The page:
7 things to think about before buying a coastal property

A house on the French Riviera sounds lovely but think about it before ©Musat - Dreamstime

A house on the French Riviera sounds lovely but think about it before ©Musat - Dreamstime - Credit: Archant

Dreaming of a home by the seaside? France’s varied coastlines offer plenty of choice but don’t forget to think about these 7 important considerations before you buy a coastal property in France

1. Price

The impact of tourism on the coast – and the subsequent attractiveness of those areas for buyers and investors – tend to bump up property prices. You’ll have to adjust your budget accordingly: views of the sea, closeness to beaches etc will heavily influence prices. But this also means a house will sell well when the time comes for you to move since there is always high demand for coastal properties. You could for example consider a house which may not have a view of the sea but is within walking distance to beaches or the marina.


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2. Location

You’ve established you want to be on the French coast but do you want a buzzing city location or a quiet rural town or village by the sea? A larger coastal town will often also be a busy port so will be dynamic, culturally rich and have all the amenities you need, including schools (sometimes even universities). It will also be easy to access either by train or road. But, like most large towns, it can also be noisy, polluted and slightly more expensive. With large ports come vast, unattractive commercial and industrial areas too. A seaside village might have a traditional fishing port or a small leisure marina with a few sail boats moored up. Fishing villages are quiet, offer beautiful character properties and have tightly knit communities of fishermen and passionate locals. However, they can sometimes be a little isolated and lack amenities. Their location on the coast can make them difficult to access: winding coastal roads are slower to travel so you might take longer to drive a relatively short distance. They are also more prone to being very busy with tourists in the summer and ‘ghost villages’ in the winter.

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3. Seasonality

If you’ve gone on holiday in on the French coast, you’ve probably enjoyed vibrant sea fronts and marinas, gone to restaurants busy with happy crowds and basked in the hot sunshine while cooling on sandy beaches. For residents, however, seasons come and go and so do the crowds. In high season, tourists flocking to a town on the coast often entail pollution (noise, dirty streets and waters) and over-crowded roads and car parks. Shops can close very early or completely in the winter and the town can sometimes feel very empty when the last tourists leave. However, this does mean you can enjoy a quiet location most of the year, beautiful surroundings and an attractive lifestyle.


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4. Population

As with any location when house hunting, it’s important to think about who your neighbours will be. Generally, coastal towns will attract retirees looking for clement weather year-round – particularly in the south – and a good quality of life (after all, the coast means healthy maritime air, fresh fish and sea food, sunshine and easy-going outdoor activities like walking, swimming and cycling). You’ll also find foreigners buying second homes and pied-à-terres and staying only a few weeks a year, or even families, whose working members might commute to nearby larger towns inland. Unless you are considering booming coastal cities, you probably won’t find many young people who continue to head to larger towns to find jobs.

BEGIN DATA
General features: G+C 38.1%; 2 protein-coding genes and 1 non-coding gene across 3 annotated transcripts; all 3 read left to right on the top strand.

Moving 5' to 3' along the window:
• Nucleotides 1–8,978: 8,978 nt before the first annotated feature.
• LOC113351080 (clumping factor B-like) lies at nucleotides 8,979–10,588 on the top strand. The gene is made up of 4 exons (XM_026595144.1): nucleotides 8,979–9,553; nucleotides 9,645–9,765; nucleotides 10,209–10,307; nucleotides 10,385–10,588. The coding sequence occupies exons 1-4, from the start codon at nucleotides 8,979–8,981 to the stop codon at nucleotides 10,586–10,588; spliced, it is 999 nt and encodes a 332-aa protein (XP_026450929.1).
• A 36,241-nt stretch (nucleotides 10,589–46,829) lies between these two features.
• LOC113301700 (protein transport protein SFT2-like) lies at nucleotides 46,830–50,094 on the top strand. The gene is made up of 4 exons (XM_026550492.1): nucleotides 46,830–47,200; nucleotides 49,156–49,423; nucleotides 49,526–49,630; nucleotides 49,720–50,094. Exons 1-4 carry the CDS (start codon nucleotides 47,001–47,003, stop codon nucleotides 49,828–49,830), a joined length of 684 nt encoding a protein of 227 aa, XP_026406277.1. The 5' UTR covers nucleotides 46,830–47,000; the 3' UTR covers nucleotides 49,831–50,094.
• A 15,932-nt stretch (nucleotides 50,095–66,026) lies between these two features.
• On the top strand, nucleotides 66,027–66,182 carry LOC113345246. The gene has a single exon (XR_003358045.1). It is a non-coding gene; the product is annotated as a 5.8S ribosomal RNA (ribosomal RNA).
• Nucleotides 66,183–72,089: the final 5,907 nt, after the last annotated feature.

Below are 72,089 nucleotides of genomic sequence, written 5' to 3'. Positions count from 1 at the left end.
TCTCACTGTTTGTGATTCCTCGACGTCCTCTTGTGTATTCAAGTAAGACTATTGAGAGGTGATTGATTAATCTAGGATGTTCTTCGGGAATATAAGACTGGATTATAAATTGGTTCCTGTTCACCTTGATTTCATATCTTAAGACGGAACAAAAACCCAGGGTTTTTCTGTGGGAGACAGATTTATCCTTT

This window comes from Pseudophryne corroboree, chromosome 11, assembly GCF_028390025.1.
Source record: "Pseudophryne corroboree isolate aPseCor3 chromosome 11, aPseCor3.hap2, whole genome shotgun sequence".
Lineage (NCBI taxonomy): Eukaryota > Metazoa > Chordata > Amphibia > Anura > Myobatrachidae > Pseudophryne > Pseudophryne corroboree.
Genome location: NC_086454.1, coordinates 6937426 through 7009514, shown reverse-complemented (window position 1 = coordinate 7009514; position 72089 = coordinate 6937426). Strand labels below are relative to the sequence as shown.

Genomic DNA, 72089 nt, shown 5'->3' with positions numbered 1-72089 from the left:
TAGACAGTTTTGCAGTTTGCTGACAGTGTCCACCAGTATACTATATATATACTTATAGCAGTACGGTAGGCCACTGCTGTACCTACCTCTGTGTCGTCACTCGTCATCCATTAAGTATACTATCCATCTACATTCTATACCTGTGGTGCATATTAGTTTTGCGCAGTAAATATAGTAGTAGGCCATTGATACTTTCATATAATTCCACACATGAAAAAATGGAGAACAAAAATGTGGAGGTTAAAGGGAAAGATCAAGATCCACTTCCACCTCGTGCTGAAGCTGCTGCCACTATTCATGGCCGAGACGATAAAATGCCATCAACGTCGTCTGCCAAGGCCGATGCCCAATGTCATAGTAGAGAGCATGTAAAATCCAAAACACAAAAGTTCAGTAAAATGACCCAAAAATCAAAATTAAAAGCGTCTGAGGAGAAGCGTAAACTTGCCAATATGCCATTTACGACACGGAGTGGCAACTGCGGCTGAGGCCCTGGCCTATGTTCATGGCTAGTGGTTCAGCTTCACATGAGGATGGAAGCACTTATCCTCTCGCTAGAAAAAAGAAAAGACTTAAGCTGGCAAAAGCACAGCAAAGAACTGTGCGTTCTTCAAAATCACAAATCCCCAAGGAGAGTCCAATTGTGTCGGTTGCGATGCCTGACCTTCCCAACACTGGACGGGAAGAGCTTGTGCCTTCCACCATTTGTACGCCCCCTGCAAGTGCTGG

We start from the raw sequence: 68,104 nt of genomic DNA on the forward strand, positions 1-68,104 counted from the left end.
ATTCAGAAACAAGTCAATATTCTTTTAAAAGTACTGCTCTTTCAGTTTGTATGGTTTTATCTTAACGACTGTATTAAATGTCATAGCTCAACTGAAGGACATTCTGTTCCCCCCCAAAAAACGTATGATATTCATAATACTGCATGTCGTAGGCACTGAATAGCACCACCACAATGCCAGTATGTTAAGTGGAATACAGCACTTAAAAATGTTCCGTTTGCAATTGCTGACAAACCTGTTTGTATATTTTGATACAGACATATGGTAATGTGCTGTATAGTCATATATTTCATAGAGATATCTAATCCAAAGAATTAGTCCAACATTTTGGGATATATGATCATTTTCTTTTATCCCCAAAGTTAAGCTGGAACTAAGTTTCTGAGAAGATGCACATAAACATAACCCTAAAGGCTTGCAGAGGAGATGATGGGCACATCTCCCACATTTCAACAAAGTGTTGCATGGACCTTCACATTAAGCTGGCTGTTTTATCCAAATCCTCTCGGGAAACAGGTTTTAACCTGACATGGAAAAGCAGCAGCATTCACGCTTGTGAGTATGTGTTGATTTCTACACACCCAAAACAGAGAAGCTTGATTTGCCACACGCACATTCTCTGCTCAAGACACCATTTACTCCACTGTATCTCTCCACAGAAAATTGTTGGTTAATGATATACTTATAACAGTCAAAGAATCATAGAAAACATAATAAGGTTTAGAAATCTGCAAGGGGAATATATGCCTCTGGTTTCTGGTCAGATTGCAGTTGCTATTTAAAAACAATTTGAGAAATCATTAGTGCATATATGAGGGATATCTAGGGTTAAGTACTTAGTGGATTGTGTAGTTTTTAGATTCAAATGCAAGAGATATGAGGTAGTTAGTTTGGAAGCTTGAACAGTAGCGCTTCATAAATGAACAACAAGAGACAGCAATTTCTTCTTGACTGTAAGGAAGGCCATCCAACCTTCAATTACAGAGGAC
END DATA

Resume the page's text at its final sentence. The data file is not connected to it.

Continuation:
5. Maintenance

Properties on the coast tend to be more affected by the elements, particularly by erosion because of the humidity of the sea air. Thoroughly examine the properties you view by looking for the quality of insulation, humidity, ventilation and cracks both inside and out. This also means you’ll have to factor in higher maintenance costs than some inland properties. If buying in a copropriété (co-ownership property), ask to see the last annual meeting reports and inform yourself on any works that are needed and whether they are planned ahead or not.


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6. New-build or old character?

You can find traditional Breton longères, Provençal mas or pretty Charentaises full of character but, as mentioned above, keep in mind that maintaining these older properties on the coast will demand more effort and money. In seaside resorts, you’ll find mostly new-build or recently built apartments but you can also come across some charming village houses. It really depends on what you are looking for: an easily maintainable pied à terre to visit regularly and let out the rest of the year? Or a comfortable permanent home where you can enjoy the delights of the French coast?

7. Buying-to-let

This leads us to the option of investing and purchasing a buy-to-let property. As mentioned above, properties on the coast come at a certain price so investing in a buy-to-let could help offset the expenses of the original purchase while enabling you to make the most of a pied-à-terre in a seaside location whenever you want to go there yourself. This is a good way to see whether you like the location enough before moving permanently for example. There are some financial incentives too as laws like the Pinel law help buyers purchase properties, particularly new-builds, they intend to let out.